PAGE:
Education, News

Test scores in North Carolina public schools decline

DPI Superintendent Mark Johnson

DPI Superintendent Mark Johnson

This time of year is always a nervous one for North Carolina public school leaders.

With state testing results going public, K-12 officials will talk about their successes and their struggles. This week may focus on the struggles, though, with new testing results showing declines on state exams.

From The News & Observer:

Fewer North Carolina public school students passed state exams this year, with the decline increasing over time for students in third grade despite a state push to get young children reading at grade level.

New state results from the 2017-18 school year released Wednesday also show that the state’s 12-year streak of rising high school graduation rates has ended. But state leaders say the graduation results can’t be compared to previous years because of changes in how the rates are now calculated.

State education leaders pointed to positives Wednesday about how the majority of schools are meeting growth expectations on state exams and that the number of low-performing schools has dropped.

But the new test results also showed several areas of decline.

“We have some things to celebrate,” State Superintendent Mark Johnson said at a news conference Wednesday. “We also have things that will make us pause and have concerns.”

Go to https://bit.ly/2wGEwP6 for a Charlotte Observer/News & Observer searchable database of results for every North Carolina public school. Results are also available at http://www.ncpublicschools.org/accountability/reporting/ on the state’s website.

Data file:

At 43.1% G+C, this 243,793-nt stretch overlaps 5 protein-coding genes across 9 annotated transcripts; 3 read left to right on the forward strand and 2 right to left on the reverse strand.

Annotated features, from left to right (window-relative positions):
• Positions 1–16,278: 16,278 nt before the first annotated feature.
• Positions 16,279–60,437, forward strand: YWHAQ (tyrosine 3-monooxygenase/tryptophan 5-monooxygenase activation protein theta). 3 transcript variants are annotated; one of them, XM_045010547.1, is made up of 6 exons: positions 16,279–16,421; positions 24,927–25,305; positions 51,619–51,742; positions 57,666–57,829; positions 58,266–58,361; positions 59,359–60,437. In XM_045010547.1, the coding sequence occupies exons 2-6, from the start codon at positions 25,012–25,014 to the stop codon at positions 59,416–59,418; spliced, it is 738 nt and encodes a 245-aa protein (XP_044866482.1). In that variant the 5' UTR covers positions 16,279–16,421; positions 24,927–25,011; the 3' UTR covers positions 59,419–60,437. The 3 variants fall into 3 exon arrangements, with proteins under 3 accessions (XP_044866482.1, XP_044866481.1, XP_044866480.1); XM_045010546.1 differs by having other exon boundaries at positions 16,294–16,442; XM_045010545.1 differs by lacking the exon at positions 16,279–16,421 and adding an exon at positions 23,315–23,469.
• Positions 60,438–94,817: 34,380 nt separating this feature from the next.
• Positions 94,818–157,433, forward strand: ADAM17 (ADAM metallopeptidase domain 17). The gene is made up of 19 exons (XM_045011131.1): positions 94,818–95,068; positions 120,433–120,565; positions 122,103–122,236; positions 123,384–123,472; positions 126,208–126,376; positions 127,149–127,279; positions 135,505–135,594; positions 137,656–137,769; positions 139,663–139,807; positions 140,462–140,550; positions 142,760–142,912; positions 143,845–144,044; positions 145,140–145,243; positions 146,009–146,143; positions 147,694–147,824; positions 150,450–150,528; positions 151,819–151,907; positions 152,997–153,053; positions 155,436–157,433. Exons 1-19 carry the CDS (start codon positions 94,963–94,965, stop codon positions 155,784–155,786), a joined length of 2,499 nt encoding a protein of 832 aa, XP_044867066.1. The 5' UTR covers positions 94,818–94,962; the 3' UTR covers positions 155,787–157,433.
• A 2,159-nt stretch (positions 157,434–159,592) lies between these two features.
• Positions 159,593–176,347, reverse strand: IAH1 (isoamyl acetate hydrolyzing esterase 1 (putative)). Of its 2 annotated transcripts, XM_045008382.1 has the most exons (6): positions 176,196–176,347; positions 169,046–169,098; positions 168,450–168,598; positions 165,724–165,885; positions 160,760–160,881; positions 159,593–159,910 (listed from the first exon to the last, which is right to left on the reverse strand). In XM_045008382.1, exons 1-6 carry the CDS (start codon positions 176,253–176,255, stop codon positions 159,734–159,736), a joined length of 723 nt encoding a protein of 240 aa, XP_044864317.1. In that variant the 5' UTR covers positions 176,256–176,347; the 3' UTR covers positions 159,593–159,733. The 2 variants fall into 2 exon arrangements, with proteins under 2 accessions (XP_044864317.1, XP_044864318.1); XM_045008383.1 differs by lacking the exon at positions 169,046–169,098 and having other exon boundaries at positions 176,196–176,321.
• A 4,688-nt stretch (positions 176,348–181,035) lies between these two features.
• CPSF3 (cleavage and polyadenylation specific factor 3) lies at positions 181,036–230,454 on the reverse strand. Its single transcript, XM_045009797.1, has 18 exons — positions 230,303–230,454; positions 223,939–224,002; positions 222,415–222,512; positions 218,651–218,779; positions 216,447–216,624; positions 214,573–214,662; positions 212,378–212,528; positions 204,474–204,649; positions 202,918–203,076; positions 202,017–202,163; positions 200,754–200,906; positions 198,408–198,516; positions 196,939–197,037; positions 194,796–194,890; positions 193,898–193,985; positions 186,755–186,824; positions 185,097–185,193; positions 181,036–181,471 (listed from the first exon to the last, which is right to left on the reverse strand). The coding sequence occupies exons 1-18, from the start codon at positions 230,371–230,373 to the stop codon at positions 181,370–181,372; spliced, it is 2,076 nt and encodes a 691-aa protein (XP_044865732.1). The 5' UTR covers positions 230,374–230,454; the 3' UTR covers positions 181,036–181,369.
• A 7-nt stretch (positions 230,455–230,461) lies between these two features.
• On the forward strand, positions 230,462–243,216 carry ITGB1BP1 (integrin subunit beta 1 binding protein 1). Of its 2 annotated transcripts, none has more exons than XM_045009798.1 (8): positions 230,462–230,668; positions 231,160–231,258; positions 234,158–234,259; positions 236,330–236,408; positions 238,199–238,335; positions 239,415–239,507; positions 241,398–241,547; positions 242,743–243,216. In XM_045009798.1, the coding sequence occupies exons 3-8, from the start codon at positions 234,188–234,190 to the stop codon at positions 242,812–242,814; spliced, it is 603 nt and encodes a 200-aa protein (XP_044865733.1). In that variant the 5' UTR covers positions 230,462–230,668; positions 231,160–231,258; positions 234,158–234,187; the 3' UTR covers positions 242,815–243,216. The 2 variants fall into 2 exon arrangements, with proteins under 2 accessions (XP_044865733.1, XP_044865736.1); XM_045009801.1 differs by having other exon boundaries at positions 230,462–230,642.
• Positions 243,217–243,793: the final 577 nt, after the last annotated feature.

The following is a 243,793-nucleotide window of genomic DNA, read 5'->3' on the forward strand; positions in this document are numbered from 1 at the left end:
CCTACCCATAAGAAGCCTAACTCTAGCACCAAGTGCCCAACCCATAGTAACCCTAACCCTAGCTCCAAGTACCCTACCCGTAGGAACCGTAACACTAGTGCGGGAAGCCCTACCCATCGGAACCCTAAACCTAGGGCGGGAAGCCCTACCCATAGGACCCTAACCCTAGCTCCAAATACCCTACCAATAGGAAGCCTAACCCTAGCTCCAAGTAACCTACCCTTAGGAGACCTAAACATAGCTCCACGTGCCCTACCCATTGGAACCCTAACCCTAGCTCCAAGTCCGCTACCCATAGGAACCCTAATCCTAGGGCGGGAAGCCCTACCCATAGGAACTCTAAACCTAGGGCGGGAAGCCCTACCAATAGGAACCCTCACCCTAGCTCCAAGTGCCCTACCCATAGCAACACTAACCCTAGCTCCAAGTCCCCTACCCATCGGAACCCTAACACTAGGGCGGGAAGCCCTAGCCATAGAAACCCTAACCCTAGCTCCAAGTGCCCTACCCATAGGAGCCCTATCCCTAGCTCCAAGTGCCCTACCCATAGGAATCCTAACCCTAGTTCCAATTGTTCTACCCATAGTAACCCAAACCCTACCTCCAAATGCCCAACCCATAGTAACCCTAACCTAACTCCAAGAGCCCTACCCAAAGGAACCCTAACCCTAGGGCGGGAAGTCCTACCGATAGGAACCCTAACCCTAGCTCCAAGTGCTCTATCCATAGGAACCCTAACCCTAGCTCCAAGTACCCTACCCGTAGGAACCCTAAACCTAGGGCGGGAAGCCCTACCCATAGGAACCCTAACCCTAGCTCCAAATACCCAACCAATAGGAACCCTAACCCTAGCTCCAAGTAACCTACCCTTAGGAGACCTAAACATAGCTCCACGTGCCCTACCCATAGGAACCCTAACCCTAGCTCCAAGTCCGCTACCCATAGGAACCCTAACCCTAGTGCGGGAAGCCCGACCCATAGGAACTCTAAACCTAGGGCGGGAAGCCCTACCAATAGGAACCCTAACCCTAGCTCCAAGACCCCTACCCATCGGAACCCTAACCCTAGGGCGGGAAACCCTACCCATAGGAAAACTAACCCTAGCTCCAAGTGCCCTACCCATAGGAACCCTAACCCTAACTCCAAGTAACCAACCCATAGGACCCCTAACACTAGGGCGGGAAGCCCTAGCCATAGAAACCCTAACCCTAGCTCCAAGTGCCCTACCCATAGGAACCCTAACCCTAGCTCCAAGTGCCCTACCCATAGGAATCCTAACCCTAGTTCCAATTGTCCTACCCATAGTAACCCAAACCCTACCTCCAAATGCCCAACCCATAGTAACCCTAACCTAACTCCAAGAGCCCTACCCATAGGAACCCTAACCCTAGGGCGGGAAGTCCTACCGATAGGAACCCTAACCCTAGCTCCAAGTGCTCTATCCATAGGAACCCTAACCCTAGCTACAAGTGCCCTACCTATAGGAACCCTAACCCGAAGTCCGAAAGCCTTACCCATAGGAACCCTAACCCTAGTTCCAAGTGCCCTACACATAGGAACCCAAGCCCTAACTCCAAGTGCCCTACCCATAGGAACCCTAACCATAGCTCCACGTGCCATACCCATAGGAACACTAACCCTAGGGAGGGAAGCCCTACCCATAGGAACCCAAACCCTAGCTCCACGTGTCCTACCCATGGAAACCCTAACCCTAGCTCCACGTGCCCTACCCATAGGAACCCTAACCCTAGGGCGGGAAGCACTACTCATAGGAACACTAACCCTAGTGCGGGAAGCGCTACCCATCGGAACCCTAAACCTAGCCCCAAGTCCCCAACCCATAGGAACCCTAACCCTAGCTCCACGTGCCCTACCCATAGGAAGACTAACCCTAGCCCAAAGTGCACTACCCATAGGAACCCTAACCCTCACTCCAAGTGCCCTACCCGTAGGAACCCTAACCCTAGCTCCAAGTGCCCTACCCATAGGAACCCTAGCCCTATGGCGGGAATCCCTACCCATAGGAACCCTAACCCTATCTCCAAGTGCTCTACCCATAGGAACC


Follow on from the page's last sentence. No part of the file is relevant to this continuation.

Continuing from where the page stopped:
One example of a decline is how the percentage of students passing the state reading, math and science exams dropped to 58.8 percent in the 2017-18 school year. It was 59.2 percent the previous school year.

Even when the drop is small, Johnson said it still reflects that a lot of students declined. He said state test results seem to be plateauing.

“When we dig into the data, we see that some results go up, some results go down,” Johnson said. “But consistently the trend is that we are not where we want to be for students.”

An area where the scores seem to be going in reverse is performance of third-grade students on the state’s end-of-grade reading exam. State legislators created the Read To Achieve program in 2012 with the goal of trying to get students proficient in reading by the end of third grade.

The passing rate on the third-grade reading exams is now at 55.9 percent. It was at 60.2 percent in the 2013-14 school year and 57.8 percent in the 2016-17 school year.